One wonders sometimes from whence these impulses come. They sit there in the back of your mind, ticking like the little bombs they are. After a lifetime of confronting them, I know now the path they are likely to take.

It all comes down to the rationale we fashion, of course. Were this simply another rifle, or a fly rod, or a camera, or another motorcycle, it would be a heavy lift. There are arguments I can conjure. Defenses I can muster.

But as a writer, it seems, I am quickly lost. Getting ink on paper sits at the nexus of it all, after all. And so there sits the rationale, easy, sliding down like two fingers of an 18-year single-malt.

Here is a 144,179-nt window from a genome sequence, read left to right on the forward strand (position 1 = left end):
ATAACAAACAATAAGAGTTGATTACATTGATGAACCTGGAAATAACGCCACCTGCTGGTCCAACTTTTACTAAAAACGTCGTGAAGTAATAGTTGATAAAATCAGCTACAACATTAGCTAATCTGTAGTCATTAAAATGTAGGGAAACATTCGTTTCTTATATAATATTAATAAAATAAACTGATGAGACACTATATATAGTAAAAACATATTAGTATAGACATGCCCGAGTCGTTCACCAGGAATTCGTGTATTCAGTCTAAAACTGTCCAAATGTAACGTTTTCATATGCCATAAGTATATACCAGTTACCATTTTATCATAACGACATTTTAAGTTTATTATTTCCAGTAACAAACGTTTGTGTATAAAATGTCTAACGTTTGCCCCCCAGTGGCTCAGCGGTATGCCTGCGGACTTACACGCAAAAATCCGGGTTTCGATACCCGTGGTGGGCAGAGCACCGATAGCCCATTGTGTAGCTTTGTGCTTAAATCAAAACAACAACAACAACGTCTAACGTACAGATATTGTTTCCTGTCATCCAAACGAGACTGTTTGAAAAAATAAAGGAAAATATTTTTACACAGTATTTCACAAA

One of the epiphanies that month-old 146 had brought to me was that size is a malleable quality. When I started this journey a few months ago, the M200 which started it all struck me as a perfect fit. Posted, it fit fine in the hand. And capped, it fit fine in the breast pocket of a dress shirt. The day I brought it home, I still thought of the LeGrande as oversize, with a learning curve to climb.

I was wrong, of course. The 146 brought a wonderful balance.

Its real lesson, though, was still a few weeks down the road. The time I first picked it up to scribe a quick note and so, being in a hurry, simply held the cap in my left hand while I wrote with the pen unposted.

I ride motorcycles. And when I climb down off one of my heavier bikes – my Harley Road King or one of my BMW sport-tourers – and instead mount my Suzuki GSX-R1000, a thoroughbred sportbike with ice water in its veins, it’s like laying down a sword and picking up a straight razor.